Looking for a way to track your high-altitude balloons but don’t want to mess with sending data over a cellular network? [Zack Clobes] and the others at Project Traveler may have just the thing for you: a position-reporting board that uses the Automatic Packet Reporting System (APRS) network to report location data and easily fits on an Arduino in the form of a shield.
The project is based on an Atmel 328P and all it needs to report position data is a small antenna and a battery. For those unfamiliar with APRS, it uses amateur radio frequencies to send data packets instead of something like the GSM network. APRS is very robust, and devices that use it can send GPS information as well as text messages, emails, weather reports, radio telemetry data, and radio direction finding information in case GPS is not available.
If this location reporting ability isn’t enough for you, the project can function as a shield as well, which means that more data lines are available for other things like monitoring sensors and driving servos. All in a small, lightweight package that doesn’t rely on a cell network. All of the schematics and other information are available on the project site if you want to give this a shot, but if you DO need the cell network, this may be more your style. Be sure to check out the video after the break, too!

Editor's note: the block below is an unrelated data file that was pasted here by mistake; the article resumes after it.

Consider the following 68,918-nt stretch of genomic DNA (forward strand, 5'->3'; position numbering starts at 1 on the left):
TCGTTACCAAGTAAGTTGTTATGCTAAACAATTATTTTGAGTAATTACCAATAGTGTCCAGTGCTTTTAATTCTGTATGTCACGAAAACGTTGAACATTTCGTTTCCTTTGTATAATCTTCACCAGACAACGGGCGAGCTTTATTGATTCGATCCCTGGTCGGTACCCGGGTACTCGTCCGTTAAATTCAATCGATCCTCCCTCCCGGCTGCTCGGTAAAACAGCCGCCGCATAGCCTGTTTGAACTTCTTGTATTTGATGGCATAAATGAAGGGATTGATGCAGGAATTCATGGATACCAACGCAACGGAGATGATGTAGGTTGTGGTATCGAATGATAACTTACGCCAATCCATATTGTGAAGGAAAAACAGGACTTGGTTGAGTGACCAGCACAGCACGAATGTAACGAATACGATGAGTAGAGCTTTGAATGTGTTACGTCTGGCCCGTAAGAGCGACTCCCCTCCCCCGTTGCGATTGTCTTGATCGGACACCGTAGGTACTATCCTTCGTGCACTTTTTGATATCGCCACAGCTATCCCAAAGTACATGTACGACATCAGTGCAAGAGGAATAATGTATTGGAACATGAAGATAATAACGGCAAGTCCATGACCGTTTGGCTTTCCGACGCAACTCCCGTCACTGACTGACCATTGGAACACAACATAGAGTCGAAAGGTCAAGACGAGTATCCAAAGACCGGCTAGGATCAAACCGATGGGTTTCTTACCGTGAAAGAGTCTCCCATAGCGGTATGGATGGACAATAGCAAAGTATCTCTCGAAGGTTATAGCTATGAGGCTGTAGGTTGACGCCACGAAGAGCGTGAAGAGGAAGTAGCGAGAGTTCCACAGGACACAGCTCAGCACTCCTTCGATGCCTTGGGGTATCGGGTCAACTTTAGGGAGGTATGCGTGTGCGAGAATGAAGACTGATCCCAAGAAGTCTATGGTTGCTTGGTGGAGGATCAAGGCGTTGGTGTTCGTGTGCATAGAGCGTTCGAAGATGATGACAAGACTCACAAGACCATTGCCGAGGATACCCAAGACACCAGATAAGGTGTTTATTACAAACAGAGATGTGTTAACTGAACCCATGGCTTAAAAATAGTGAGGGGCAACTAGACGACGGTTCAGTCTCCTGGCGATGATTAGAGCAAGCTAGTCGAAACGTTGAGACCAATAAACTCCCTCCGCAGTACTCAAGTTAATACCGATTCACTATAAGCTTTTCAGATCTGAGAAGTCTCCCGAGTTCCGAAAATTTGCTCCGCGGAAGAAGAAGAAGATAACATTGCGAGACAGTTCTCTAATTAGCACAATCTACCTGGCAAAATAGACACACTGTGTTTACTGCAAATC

Continue reading “APRS Tracking System Flies Your Balloons”
So you’ve built yourself an awesome radar system but it’s not performing as well as you had hoped. You assume this may have something to do with the tin cans you are using for antennas. The obvious next step is to design and build a horn antenna spec’d to work for your radar system. [Henrik] did exactly this as a way to improve upon his frequency modulated continuous wave radar system.
To start out, [Henrik] designed the antenna using CST software, an electromagnetic simulation program intended for this type of work. His final design consists of a horn shape with a 100mm x 85mm aperture and a length of 90mm. The software simulation showed an expected gain of 14.4dB and a beam width of 35 degrees. His old cantennas only had about 6dB with a width of around 100 degrees.
The two-dimensional components of the antenna were all cut from sheet metal. These pieces were then welded together. [Henrik] admits that his precision may be off by as much as 2mm in some cases, which will affect the performance of the antenna. A sheet of metal was also placed between the two horns in order to reduce coupling between the antennas.
[Henrik] tested his new antenna in a local football field. He found that his real life antenna did not perform quite as well as the simulation. He was able to achieve about 10dB gain with a field width of 44 degrees. It’s still a vast improvement over the cantenna design.
If you haven’t given Radar a whirl yet, check out [Greg Charvat’s] words of encouragement and then dive right in!